By Blessing Bassey:
Poetry comes with its own intricate styles and embellishments, that sometimes, you’d have to re-read a verse or stanza to understand the poet’s imaginative expression or form an opinion of your own.
Even with its complexities, lovers of poetry would still have to figure a way to enjoy a poetic piece without going through an episode of brain fog.
Thankfully, students and lovers of poetry who, like me, have often had to go through series of head scratchings to uncover the hidden meanings in a stanza or verse or line of a poem, can now rest assured that a worthy poet has surfaced the face of the earth; and it’s none other than Marvel Chukwudi Pephel.
Pephel is a Nigerian short story writer and poet and his poem, Ogene, have been featured in the 10,000 socks, printed in Sweden and distributed across the world. Given his love for poetry and larger than life paintings, Marvel Chukwudi Pephel weaved words into paper, publishing his first poem collection, Christmas For Wide-Eyed Monsters.
But for non-poetic conformists, Pephel has made his poems so easy on the eye using everyday conversational language that’s difficult not to spot. If you’re like me who loves to read good ‘ole poem collections but cannot escape getting stuck in a puddle of literary devices and poetic cluelessness, Christmas For Wide-Eyed Monsters will change your perception from the very first moment you grab a copy. Apart from getting lost in a world of digestible poetics, you’ll discover that poetry wasn’t so bad after all, thanks to the poetic style and structure that Pephel employed to bring Christmas For Wide Eyed Monsters to life.
Described in the synopsis as ‘a strikingly brilliant book written with clear eye for plain language.’ Christmas For Wide-Eyed Monsters is much more than that. The thirty short but engaging poems are relatable, and as you read even further, your mind will be treated to vivid pictures of everyday life. The first poem, Let Peace Be Still, draws from the poet’s perspective of finding calmness in the challenges of life, an experience that we all go through in our lives.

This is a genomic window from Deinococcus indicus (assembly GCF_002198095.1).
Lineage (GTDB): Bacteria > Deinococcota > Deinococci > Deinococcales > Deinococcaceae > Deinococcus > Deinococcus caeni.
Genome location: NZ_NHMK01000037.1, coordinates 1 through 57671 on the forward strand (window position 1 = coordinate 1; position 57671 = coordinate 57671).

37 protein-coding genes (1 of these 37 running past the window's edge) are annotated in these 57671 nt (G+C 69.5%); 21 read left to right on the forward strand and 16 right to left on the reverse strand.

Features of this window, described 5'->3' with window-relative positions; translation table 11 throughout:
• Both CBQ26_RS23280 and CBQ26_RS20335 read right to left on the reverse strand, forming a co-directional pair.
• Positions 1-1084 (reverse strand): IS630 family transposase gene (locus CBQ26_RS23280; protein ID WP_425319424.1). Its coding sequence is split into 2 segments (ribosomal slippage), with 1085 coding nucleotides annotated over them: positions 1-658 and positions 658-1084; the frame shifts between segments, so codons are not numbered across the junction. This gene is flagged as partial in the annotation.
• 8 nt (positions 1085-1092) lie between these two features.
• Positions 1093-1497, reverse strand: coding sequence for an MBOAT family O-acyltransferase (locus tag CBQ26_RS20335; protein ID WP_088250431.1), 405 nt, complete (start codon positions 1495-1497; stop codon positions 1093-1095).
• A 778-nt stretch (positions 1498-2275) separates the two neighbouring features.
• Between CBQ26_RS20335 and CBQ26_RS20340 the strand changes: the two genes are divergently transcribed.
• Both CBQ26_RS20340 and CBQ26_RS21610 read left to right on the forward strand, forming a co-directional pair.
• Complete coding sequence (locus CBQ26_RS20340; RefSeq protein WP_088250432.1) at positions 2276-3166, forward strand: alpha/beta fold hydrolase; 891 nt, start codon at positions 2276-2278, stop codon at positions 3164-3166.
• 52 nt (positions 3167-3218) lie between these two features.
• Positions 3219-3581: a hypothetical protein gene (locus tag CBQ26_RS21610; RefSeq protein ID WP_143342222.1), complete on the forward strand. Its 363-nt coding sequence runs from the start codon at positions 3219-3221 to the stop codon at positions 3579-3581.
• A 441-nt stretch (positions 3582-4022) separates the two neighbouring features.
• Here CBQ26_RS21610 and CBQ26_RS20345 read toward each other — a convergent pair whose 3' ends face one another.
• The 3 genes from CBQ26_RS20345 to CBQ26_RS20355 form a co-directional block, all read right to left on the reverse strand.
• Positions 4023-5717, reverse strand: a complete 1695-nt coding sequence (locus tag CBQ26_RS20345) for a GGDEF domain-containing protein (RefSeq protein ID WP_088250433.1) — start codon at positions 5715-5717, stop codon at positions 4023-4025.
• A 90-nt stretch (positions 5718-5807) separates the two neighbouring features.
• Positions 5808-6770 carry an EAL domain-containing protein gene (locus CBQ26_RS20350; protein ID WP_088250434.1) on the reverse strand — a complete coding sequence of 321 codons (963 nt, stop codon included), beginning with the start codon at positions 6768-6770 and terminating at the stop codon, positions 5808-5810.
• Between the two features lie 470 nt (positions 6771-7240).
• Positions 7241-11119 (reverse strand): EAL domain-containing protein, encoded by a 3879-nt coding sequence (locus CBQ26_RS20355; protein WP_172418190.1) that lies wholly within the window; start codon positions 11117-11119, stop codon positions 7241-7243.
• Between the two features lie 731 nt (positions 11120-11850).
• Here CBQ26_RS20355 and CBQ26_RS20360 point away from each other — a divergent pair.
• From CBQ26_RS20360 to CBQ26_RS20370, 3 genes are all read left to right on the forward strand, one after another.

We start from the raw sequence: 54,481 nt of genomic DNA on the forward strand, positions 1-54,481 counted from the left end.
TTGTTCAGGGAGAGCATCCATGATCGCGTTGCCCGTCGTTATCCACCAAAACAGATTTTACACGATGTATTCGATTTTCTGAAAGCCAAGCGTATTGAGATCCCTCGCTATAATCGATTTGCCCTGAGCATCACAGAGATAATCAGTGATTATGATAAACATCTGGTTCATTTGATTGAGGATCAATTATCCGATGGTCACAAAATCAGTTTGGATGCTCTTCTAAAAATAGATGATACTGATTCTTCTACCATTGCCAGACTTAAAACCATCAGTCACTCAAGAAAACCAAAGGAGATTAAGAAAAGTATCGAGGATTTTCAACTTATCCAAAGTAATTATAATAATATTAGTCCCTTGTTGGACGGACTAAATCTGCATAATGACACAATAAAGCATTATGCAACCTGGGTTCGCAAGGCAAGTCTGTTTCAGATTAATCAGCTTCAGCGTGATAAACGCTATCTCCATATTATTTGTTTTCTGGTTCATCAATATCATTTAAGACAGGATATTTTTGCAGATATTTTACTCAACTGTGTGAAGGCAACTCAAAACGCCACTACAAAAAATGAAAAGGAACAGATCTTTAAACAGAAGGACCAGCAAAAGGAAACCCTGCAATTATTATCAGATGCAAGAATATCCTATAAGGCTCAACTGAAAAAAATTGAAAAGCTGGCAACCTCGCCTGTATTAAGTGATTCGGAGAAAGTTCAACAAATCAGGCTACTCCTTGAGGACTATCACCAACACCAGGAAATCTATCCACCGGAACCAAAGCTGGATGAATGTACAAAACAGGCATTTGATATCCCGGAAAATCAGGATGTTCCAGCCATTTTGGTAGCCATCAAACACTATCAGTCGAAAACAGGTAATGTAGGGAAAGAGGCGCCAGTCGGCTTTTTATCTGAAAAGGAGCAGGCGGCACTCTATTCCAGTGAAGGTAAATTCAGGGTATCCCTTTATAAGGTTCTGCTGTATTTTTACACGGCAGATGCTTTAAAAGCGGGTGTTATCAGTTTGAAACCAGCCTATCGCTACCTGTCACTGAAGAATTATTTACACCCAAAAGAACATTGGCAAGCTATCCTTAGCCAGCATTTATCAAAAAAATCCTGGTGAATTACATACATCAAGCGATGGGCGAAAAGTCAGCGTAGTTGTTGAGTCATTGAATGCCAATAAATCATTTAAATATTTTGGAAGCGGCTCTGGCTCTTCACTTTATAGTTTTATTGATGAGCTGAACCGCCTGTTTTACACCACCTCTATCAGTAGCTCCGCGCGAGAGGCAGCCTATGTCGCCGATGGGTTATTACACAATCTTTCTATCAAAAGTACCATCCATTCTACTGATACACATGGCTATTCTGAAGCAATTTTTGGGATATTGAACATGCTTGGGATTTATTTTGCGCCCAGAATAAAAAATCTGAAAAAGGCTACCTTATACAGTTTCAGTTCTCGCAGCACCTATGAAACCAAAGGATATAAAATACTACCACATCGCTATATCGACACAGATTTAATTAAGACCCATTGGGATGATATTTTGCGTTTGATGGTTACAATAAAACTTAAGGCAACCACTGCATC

If death were to be green leaf upon my soul,
Then let the gliding gulls swoop down
Upon dancing waves
Let sunlight walk in through the curtain of my soul
Let peace be still
While some experiences are manageable, others will make you wish for something as
horrific as death; a move to ‘end it all’ so to say.
Somehow, Pephel didn’t let the reader wallow in self-pity and feelings of dying. In the second poem that follows, Pephel struck the reader with a timely reminder of what they may be missing if they decide to leave for a world different from mother earth. Whether or not it was an unconscious effort to distract the reader from ranting about sad experiences, it’s amazing to see how Pephel brilliantly introduces the reader’s eyes to the beauty of mother earth, her grandeur and garland.
Look at the seas.
Look at the skies.
What do you see…?
Somehow, your mind will go on a trip to wander about the landscapes of different cool places that you’ve actually never explored but would love to, if given the opportunity. With the noise that comes from society – the pressure to be perfect – would you rather crave for peace or keep living, with the hopes of finally striking gold? Pephel has got the answer which he tactfully introduced in the seventh poem, Raison D’etre.
I am alive today
I will drink for just that amazing reason
And wear life like fuzzy clothes…
Even with the stones that life throws at him, Pephel believes that he can make mansions out of them. And you should too. But he didn’t stop there. In the tenth poem, Agbara Boy Wey Dey Wear Agbada, Pephel infuses a Nigerian twist, using the Igbo and pidgin languages as assets to drive home his message of hope.
𝘔𝘮𝘦𝘳𝘪 𝘢𝘥𝘪𝘨𝘩𝘪 𝘢𝘯𝘺𝘪 𝘥𝘪𝘬𝘦…
This is for folks cashing out from legal hustles,
This poem is for the strong,
For folks making it despite the odds…
The true Nigerian spirit of ‘never giving up in the face of adversity’ is used here, and as you read through, you’ll feel the urge to keep going through the adversities despite the odds. You are also left to work out for yourself the key takeaways of this poem, written as one brief but compelling motivation.
Christmas For Wide-Eyed Monsters may be a chapbook of snappy, relatable poems, but it’s important to not treat it as a summarised version of Pephel’s thoughts and motivations, or scan through the pages in a hurry with the hopes of finishing off under five minutes.
For what it’s worth, Christmas For Wide-Eyed Monsters has got underlying tips for living better lives; there are stories that will make you laugh, frown, or do both; motivational pieces that will pinch you to keep going.
And then there’s more. As slender as it is, part of what makes this book magical is that it succeeds in rolling several stories into connected verses of convictions, misconceptions, and implications.